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A young, all-women ensemble upends the percussion paradigm

The percussion ensemble Recap has released its striking debut album, <em>Count to Five</em>.
Jacob Blickenstaff
The percussion ensemble Recap has released its striking debut album, Count to Five.

The story begins in a New Jersey elementary school, where four young girls of color — Aline Vasques, Alexis Carter, Tiahna Sterling and Arlene Acevedo — were all best friends. In middle school they began studying percussion together with Joe Bergen, a member of the Mantra Percussion ensemble. They continued through high school and graduated from Mantra's Youth Percussion Program. Now, at ages 19 and 20 — still mentored by Bergen — they've formed Recap and released Count to Five, an outstanding debut album.

These young women, and their new recording, represent nothing less than a paradigm shift in the field of percussion, where ensembles have long been populated almost exclusively by men. In addition, all the music on Count to Five is by women composers. Acevedo, talking about the new albumonline, said, "We want to show the world that anyone can do this. We're young women of color doing this and you can too."

Each of the six pieces on the album establishes a unique sound world. On Hammers, Sterling doubles as a flutist, deftly negotiating the jagged rhythms that interlock with various sizes of drums played by her colleagues. The music is by Allison Loggins-Hull, who happens to be Sterling's flute professor at Montclair State University.

The album is anchored by Lesley Flanigan's Hedera, a mesmerizing and surprisingly meditative 20-minute work. Recap, on bass drums and tom-toms, lays down a pulsating foundation. Over top, the composer's voice floats like pastel-colored clouds, increasing in density.

Percussion isn't only about banging on drums. The album's title track, by Puerto Rican composer Angélica Negrón, sounds like you've opened up a dusty box of household items — and memories. Playing cards get shuffled, bubble wrap is squeezed, wine glasses are struck and chairs get dragged across the floor while a harmonica repeats a single note. Memory also plays a part in "Samar's Song" by Mary Kouyoumdjian. Her voice — backed by violin, vibraphone and bass drum – pours out in grieving tones to remember the story of 5-year-old Samar Hassan, whose parents became civilian casualties before her eyes during the Iraq War.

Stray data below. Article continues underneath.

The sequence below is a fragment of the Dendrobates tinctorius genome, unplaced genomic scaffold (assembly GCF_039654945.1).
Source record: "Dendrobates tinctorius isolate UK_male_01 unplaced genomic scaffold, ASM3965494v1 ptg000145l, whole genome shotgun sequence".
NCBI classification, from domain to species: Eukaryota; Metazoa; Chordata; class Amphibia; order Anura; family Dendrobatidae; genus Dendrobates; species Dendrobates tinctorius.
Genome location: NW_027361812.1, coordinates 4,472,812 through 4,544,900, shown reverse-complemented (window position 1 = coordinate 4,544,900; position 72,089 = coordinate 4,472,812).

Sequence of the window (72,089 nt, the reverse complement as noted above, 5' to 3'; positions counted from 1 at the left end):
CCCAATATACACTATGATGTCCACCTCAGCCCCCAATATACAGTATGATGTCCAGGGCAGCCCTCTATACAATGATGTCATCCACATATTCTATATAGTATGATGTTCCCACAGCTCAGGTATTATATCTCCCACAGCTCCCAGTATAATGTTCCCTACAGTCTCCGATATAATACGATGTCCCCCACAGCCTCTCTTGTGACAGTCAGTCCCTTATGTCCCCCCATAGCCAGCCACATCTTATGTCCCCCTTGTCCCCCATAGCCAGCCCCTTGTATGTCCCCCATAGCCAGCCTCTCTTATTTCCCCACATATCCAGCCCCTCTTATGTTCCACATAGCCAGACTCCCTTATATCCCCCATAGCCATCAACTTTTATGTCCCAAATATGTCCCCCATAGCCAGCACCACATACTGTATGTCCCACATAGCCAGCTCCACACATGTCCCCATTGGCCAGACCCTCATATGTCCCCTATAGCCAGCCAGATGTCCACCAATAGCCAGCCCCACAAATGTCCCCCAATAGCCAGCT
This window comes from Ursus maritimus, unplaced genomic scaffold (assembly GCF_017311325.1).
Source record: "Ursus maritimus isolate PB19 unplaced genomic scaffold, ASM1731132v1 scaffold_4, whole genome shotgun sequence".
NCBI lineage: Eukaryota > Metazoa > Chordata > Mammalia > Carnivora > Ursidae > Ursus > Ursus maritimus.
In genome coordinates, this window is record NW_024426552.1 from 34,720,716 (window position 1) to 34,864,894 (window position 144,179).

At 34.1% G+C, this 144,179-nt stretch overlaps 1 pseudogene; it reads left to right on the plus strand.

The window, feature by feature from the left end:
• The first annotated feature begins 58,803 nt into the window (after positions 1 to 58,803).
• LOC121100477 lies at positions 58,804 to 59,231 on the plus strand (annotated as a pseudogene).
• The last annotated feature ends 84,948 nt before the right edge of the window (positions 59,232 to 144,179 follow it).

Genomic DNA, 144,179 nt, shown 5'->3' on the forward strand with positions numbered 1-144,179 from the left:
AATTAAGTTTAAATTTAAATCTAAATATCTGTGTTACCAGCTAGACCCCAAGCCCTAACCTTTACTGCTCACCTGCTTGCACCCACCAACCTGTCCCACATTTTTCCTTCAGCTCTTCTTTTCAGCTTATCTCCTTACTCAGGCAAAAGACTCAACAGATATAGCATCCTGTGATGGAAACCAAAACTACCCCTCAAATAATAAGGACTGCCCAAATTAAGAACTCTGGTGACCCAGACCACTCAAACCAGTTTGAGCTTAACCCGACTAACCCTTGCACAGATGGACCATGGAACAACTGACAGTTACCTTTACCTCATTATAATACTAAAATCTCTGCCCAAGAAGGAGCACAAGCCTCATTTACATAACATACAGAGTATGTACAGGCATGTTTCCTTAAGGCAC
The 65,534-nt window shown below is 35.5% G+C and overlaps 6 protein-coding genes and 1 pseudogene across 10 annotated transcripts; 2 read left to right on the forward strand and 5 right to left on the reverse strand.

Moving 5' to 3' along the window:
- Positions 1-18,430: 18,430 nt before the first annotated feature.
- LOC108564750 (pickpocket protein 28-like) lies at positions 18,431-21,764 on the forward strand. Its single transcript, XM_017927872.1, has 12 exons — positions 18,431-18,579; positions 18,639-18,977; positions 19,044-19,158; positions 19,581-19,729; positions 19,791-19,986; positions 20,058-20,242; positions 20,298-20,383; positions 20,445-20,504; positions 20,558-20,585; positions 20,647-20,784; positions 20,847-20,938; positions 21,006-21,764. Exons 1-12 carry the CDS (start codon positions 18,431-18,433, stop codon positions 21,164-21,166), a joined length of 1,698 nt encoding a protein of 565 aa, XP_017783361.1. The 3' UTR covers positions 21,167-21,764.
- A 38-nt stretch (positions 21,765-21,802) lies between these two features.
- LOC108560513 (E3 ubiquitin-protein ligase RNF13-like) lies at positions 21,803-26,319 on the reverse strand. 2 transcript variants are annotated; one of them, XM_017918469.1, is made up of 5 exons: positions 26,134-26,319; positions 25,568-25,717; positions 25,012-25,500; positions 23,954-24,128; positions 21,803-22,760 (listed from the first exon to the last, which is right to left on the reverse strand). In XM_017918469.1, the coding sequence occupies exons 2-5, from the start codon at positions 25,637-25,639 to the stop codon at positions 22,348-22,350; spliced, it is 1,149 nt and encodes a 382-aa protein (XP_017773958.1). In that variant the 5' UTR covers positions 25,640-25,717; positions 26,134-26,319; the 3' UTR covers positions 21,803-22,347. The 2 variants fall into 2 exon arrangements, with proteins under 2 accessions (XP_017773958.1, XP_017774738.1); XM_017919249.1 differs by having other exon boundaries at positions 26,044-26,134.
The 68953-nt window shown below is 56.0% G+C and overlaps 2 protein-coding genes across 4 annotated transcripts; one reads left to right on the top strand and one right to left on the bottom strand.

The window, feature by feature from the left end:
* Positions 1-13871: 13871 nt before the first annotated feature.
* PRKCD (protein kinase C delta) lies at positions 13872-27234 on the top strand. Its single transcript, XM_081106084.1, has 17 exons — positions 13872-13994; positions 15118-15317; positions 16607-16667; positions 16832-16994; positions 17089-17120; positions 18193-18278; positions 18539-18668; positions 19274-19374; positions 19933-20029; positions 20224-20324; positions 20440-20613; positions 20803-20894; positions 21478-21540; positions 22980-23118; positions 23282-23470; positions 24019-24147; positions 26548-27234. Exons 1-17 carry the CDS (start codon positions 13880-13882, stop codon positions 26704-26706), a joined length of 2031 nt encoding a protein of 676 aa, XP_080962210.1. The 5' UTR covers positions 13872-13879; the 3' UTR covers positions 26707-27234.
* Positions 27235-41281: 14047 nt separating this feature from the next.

Two recent Pulitzer-winning composers, Ellen Reid and Caroline Shaw, contribute to Count to Five. Reid's shimmering Fear / Release twirls like a kaleidoscope of shiny metal, while Shaw looks back in time with the song "Will There Be Any Stars in My Crown." She borrows words from an old 19th century hymn, one that's also been recorded by the likes of George Jones. But the song assumes a new identity when Recap takes to marimbas, backed with subtle colorings of strings, piano and clarinets by the new music ensemble Transit. Shaw keeps the old-world feeling, but in this rendition the song feels more like an incantation than something to be sung in church.

With this impressive debut, the members of Recap see themselves as role models for other young women interested in percussion. And now, they're all off to college — but oddly none are majoring in percussion. Still, for the time being, they simply want to continue playing together, strengthening that longstanding bond of music among friends.

Copyright 2021 NPR. To see more, visit https://www.npr.org.

Tom Huizenga is a producer for NPR Music. He contributes a wide range of stories about classical music to NPR's news programs and is the classical music reviewer for All Things Considered. He appears regularly on NPR Music podcasts and founded NPR's classical music blog Deceptive Cadence in 2010.

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